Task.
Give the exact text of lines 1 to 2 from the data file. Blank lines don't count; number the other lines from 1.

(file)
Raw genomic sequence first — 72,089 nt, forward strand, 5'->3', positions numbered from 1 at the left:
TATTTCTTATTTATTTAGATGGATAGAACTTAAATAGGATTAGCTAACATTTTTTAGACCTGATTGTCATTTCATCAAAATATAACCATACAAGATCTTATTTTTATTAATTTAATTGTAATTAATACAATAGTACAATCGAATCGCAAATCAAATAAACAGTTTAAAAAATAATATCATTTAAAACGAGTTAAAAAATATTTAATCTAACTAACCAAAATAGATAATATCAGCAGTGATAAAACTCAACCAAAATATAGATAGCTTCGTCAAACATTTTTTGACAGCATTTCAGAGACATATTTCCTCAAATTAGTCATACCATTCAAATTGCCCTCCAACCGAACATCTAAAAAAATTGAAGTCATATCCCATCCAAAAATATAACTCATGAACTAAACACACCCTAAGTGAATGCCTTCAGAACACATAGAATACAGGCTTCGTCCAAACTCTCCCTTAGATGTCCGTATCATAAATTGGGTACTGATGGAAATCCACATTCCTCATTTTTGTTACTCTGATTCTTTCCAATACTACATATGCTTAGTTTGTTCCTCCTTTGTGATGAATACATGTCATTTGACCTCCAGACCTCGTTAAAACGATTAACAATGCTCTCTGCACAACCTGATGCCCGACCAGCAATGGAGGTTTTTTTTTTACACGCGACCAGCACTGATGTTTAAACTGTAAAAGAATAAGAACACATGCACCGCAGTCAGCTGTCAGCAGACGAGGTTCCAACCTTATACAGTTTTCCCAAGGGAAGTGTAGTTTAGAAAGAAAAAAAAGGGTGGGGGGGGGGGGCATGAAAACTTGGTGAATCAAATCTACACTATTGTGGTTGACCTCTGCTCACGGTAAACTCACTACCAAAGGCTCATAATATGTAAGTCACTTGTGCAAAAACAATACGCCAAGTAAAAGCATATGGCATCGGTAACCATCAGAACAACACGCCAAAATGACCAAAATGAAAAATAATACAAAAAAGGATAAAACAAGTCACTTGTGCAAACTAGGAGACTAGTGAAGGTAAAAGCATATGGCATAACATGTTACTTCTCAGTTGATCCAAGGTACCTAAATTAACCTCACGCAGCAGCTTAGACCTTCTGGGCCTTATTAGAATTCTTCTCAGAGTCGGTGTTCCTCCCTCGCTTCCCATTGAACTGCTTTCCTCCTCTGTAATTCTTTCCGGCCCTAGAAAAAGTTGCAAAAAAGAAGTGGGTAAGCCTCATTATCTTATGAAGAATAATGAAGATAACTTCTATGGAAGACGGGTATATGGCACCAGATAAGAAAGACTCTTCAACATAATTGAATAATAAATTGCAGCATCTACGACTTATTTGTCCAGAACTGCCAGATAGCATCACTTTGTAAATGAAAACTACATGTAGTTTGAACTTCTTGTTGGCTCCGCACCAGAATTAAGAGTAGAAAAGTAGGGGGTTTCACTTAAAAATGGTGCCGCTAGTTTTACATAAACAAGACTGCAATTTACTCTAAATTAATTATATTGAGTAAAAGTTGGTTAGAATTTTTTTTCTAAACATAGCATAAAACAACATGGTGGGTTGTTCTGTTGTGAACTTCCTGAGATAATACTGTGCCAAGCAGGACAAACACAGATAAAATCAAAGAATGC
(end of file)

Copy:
Raw genomic sequence first — 72,089 nt, forward strand, 5'->3', positions numbered from 1 at the left:
TATTTCTTATTTATTTAGATGGATAGAACTTAAATAGGATTAGCTAACATTTTTTAGACCTGATTGTCATTTCATCAAAATATAACCATACAAGATCTTATTTTTATTAATTTAATTGTAATTAATACAATAGTACAATCGAATCGCAAATCAAATAAACAGTTTAAAAAATAATATCATTTAAAACGAGTTAAAAAATATTTAATCTAACTAACCAAAATAGATAATATCAGCAGTGATAAAACTCAACCAAAATATAGATAGCTTCGTCAAACATTTTTTGACAGCATTTCAGAGACATATTTCCTCAAATTAGTCATACCATTCAAATTGCCCTCCAACCGAACATCTAAAAAAATTGAAGTCATATCCCATCCAAAAATATAACTCATGAACTAAACACACCCTAAGTGAATGCCTTCAGAACACATAGAATACAGGCTTCGTCCAAACTCTCCCTTAGATGTCCGTATCATAAATTGGGTACTGATGGAAATCCACATTCCTCATTTTTGTTACTCTGATTCTTTCCAATACTACATATGCTTAGTTTGTTCCTCCTTTGTGATGAATACATGTCATTTGACCTCCAGACCTCGTTAAAACGATTAACAATGCTCTCTGCACAACCTGATGCCCGACCAGCAATGGAGGTTTTTTTTTTACACGCGACCAGCACTGATGTTTAAACTGTAAAAGAATAAGAACACATGCACCGCAGTCAGCTGTCAGCAGACGAGGTTCCAACCTTATACAGTTTTCCCAAGGGAAGTGTAGTTTAGAAAGAAAAAAAAGGGTGGGGGGGGGGGGCATGAAAACTTGGTGAATCAAATCTACACTATTGTGGTTGACCTCTGCTCACGGTAAACTCACTACCAAAGGCTCATAATATGTAAGTCACTTGTGCAAAAACAATACGCCAAGTAAAAGCATATGGCATCGGTAACCATCAGAACAACACGCCAAAATGACCAAAATGAAAAATAATACAAAAAAGGATAAAACAAGTCACTTGTGCAAACTAGGAGACTAGTGAAGGTAAAAGCATATGGCATAACATGTTACTTCTCAGTTGATCCAAGGTACCTAAATTAACCTCACGCAGCAGCTTAGACCTTCTGGGCCTTATTAGAATTCTTCTCAGAGTCGGTGTTCCTCCCTCGCTTCCCATTGAACTGCTTTCCTCCTCTGTAATTCTTTCCGGCCCTAGAAAAAGTTGCAAAAAAGAAGTGGGTAAGCCTCATTATCTTATGAAGAATAATGAAGATAACTTCTATGGAAGACGGGTATATGGCACCAGATAAGAAAGACTCTTCAACATAATTGAATAATAAATTGCAGCATCTACGACTTATTTGTCCAGAACTGCCAGATAGCATCACTTTGTAAATGAAAACTACATGTAGTTTGAACTTCTTGTTGGCTCCGCACCAGAATTAAGAGTAGAAAAGTAGGGGGTTTCACTTAAAAATGGTGCCGCTAGTTTTACATAAACAAGACTGCAATTTACTCTAAATTAATTATATTGAGTAAAAGTTGGTTAGAATTTTTTTTCTAAACATAGCATAAAACAACATGGTGGGTTGTTCTGTTGTGAACTTCCTGAGATAATACTGTGCCAAGCAGGACAAACACAGATAAAATCAAAGAATGC